This Reader brings together a broad range of critical work on on the everday practices and power relations of domestic consumption -drawing on material from sociology, women's studies and media and cultural studies. The book is divided into five main sections - on economics, food and clothing, leisure and media reception, household technologies, and the construction of home - and its selected contributions examine the social dynamics of gender: generation, class and ethnicity.
Table of Contents
Introduction. The Economics of DomesticConsumption. Sharing the Same Table Consumption and the Family. I'm Hungry Mum: The Politics of Domestic Bugeting Household Spending. Personal Spending are the Control of Money in Marriage. Money Patterns of Responsibility in Marriage Money, Money, Money. The Significance of Food and Clothing in Family Life. It's a Pleasure to Cook for Him: Food, Mealtimes and Gender in some South Wales Households. Food and Family Ideology, Gender and the Gift. The Case of Family Clothing Economy. The Power Relations of Leisure and Media Reception. Leisure and the Household. Housewives and the Mass Media. The Act of Reading the Romance. The Gendered Framework of Family Viewing . Technology and Tradition: Audio-visual Culture among South Asian Families in West London Leisure. Lifestyle and the Construction of Social Position. The Uses and Interpretations of Household Technologies. Black and Decker versus Moulinex. Domestic Technology:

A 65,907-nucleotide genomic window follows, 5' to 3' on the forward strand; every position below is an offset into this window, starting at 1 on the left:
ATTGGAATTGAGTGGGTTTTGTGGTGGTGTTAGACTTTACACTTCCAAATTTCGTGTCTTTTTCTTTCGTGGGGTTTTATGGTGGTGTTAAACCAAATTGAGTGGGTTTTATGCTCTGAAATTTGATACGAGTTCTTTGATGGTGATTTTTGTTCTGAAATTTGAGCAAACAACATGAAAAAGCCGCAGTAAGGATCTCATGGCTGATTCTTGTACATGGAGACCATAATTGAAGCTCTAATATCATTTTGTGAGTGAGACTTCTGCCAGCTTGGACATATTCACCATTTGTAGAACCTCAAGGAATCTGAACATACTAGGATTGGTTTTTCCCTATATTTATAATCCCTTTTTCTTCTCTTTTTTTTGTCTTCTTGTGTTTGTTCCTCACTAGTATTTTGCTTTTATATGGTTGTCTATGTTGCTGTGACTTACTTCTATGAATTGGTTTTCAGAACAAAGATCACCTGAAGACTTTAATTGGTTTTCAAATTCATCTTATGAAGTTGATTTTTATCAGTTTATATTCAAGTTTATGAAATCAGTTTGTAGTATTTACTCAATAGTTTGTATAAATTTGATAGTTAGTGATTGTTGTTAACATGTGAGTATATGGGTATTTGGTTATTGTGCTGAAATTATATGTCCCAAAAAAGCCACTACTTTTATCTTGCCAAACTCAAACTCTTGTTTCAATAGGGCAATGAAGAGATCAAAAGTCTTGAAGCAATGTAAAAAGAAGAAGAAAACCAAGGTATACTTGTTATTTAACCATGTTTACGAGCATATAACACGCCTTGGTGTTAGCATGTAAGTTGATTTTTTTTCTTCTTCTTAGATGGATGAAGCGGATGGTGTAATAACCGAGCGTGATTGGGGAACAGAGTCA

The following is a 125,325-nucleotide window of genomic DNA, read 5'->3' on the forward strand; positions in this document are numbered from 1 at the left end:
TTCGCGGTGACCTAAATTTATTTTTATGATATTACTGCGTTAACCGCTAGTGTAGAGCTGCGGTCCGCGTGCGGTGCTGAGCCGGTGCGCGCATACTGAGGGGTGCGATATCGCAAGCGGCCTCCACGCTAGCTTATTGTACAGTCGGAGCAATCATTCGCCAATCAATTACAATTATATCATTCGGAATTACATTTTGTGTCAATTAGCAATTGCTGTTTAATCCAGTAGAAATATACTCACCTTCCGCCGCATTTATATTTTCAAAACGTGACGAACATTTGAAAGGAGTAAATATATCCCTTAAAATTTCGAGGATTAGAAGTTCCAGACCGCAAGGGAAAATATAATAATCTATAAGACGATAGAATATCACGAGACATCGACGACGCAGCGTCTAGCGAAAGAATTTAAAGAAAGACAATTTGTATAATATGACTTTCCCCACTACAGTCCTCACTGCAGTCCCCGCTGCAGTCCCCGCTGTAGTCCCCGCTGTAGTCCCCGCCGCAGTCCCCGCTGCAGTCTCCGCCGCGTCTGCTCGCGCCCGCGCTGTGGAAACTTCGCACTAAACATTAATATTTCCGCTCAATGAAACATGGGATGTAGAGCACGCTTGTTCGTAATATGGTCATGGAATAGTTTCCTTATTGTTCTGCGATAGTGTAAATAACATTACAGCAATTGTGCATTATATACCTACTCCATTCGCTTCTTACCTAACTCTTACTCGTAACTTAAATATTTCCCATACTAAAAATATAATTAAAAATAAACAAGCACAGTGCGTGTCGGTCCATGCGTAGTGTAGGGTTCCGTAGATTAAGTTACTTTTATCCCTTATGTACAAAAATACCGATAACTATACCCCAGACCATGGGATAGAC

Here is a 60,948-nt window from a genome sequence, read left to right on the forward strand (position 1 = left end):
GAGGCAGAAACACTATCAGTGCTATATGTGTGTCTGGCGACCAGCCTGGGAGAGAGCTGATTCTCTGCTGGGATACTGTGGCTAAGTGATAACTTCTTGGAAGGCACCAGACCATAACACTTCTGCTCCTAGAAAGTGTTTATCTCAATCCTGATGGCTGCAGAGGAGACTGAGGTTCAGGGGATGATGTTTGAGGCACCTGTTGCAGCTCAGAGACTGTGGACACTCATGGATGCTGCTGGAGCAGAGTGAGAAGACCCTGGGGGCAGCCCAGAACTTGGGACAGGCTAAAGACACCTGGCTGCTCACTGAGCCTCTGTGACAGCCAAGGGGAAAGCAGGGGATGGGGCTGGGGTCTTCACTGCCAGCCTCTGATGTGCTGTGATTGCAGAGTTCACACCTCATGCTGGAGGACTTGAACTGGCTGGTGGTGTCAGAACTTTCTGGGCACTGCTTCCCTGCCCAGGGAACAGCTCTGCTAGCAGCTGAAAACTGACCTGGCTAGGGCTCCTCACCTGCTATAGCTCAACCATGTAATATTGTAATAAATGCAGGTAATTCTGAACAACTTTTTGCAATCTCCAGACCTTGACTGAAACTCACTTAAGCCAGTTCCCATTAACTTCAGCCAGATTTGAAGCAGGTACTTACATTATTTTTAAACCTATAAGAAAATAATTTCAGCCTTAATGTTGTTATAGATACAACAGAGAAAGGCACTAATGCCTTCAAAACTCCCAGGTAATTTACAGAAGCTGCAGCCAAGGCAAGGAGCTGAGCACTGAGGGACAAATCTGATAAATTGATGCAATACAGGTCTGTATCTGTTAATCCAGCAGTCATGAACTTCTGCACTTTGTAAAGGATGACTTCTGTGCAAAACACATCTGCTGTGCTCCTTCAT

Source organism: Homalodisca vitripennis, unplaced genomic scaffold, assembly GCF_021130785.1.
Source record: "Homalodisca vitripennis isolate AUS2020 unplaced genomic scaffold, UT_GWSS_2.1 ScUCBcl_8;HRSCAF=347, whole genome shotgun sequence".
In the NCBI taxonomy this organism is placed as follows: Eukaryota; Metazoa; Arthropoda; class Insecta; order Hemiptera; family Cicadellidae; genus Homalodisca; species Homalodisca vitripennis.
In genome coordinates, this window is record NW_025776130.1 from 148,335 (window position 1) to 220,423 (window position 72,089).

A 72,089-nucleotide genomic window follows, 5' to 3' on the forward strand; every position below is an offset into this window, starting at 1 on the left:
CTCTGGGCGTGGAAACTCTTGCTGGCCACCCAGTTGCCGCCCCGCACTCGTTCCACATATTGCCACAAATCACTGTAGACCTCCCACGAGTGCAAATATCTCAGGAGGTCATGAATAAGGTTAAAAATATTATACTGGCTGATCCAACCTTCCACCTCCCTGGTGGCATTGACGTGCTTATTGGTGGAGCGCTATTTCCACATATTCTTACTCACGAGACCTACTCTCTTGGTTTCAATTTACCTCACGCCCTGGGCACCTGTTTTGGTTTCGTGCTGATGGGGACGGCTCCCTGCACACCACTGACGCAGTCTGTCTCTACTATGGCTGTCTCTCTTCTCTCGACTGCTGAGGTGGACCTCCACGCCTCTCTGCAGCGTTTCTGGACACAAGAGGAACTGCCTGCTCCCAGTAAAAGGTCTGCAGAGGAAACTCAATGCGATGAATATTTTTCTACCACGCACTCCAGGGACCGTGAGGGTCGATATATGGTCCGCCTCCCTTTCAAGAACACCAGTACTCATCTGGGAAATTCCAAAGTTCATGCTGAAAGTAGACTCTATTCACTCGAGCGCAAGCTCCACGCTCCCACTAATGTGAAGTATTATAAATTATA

Labour-Saving or Enclaving? Technology in the Domestic Environment. Contextualising Home Computing: Resources and Practice. The Gendered Use of the Telephone. An Australian Case Study. The Cultural Construction of Home. My Own Fireside. The Creation of The Middle-Class Home. Inside Pram Town: A Case Study of Harlow House Interiors 1951-61. Gender and the Construction of Home Life. Popular Tast and Erudite. Repertoire: The Place and Space of Television in Brazil. Home Decoration as Popular Culture Constructing Homes, Gender and Classes in Norway.
Stevi Jackson is Professor and Director of the Centre for Women's Studies at the University of York, UK.
Shaun Moores is Professor of Media and Communications at the University of Sunderland, UK.